Casting further doubt on Nvidia’s attempt to purchase Arm Holdings, EU regulators have opened a formal investigation.
Nvidia announced in September 2020 that it had reached a deal to acquire Arm Holdings. Arm is one of the leading semiconductor design firms, licensing its designs to companies for use in their products. Some of the biggest names in tech, including Apple, Google, Qualcomm, Samsung and Nvidia, all use Arm’s designs.
The deal drew immediate scrutiny, with critics concerned Nvidia would undermine Arm’s traditional way of doing business. The company has always been strictly neutral, licensing its designs to any company willing to pay. Critics were concerned Nvidia might withhold Arm’s best designs for itself, giving it a competitive advantage.
The UK, where Arm is based, has already launched probes and investigations over competitive and national security concerns, and signaled it may seek to block the deal. According to Reuters, the EU is also getting in on the action, launching their own probe. The EU is evidently not satisfied with the concessions Nvidia has been willing to make for the deal to move forward.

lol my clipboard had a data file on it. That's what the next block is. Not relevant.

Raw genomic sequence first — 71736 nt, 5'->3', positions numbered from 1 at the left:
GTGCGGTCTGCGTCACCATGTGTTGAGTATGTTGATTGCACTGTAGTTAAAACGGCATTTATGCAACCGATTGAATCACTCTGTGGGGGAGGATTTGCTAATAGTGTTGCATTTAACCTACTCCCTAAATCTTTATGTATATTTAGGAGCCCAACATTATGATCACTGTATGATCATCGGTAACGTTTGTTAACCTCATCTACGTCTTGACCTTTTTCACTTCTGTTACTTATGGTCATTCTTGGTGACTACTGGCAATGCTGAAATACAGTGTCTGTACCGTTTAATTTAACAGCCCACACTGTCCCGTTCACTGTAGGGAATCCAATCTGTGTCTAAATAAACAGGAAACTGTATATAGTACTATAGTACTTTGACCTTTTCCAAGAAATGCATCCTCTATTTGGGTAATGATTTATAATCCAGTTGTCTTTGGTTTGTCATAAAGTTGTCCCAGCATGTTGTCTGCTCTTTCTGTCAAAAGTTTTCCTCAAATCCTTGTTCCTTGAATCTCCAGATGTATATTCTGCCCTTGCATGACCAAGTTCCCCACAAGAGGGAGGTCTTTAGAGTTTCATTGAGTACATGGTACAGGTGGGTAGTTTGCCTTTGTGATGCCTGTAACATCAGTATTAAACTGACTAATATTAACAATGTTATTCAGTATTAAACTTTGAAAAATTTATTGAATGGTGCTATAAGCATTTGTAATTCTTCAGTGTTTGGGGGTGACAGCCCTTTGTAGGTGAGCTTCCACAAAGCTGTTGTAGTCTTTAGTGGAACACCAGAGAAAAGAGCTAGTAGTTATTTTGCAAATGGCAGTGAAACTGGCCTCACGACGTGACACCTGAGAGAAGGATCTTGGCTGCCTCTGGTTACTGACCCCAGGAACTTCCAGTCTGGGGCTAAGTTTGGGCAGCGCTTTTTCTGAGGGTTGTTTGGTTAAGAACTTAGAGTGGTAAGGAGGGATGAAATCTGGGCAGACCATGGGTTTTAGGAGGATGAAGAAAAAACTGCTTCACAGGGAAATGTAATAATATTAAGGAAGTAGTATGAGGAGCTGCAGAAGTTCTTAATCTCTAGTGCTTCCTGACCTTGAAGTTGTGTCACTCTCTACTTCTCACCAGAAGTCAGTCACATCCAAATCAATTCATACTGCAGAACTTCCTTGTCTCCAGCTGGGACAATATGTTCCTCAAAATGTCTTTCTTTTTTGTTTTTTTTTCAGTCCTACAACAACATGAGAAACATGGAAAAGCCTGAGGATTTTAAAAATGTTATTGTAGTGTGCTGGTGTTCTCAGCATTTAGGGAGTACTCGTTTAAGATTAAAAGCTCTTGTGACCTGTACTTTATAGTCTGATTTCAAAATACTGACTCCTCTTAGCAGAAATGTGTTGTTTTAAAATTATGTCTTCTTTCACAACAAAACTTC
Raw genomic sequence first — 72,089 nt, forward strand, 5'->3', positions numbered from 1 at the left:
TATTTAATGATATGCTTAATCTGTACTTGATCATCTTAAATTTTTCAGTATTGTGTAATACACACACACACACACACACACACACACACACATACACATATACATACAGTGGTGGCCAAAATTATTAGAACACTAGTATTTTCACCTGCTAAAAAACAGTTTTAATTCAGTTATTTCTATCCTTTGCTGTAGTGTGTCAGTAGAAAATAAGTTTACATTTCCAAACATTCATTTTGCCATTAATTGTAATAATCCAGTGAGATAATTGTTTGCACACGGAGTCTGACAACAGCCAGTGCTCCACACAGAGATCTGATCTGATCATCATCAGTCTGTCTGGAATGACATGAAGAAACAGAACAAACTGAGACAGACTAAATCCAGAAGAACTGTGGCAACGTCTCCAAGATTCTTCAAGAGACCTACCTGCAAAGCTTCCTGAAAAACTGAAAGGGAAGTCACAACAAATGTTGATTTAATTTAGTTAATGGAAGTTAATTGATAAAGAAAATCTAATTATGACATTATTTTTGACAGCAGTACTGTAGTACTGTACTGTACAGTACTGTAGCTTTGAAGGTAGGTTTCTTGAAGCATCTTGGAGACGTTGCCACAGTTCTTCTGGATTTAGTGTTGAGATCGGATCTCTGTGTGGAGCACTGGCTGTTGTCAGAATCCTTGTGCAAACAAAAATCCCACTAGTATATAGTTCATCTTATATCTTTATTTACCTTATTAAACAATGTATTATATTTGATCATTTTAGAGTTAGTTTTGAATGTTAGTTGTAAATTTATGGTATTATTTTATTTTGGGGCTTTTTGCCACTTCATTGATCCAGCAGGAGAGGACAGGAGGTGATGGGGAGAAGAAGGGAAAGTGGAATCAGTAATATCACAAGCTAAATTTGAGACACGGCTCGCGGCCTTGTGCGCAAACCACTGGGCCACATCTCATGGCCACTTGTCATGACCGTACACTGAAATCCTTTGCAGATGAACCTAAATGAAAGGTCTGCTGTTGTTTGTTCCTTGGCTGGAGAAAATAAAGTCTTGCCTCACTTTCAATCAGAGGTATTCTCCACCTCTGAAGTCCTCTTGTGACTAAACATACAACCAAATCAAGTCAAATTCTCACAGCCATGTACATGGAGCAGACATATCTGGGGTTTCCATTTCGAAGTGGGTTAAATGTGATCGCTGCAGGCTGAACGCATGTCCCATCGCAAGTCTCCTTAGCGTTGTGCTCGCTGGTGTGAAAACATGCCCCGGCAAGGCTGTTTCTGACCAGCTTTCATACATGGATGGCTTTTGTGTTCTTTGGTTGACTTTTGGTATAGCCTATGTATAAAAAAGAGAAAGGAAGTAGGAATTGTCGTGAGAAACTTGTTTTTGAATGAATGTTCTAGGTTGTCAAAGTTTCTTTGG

“Whilst Arm and Nvidia do not directly compete, Arm’s IP is an important input in products competing with those of Nvidia, for example in datacentres, automotive and in Internet of Things,” EU competition chief Margrethe Vestager said.
“Our analysis shows that the acquisition of Arm by Nvidia could lead to restricted or degraded access to Arm’s IP, with distortive effects in many markets where semiconductors are used,” she continued.
The Commission will decide by March 15 whether the deal may move forward.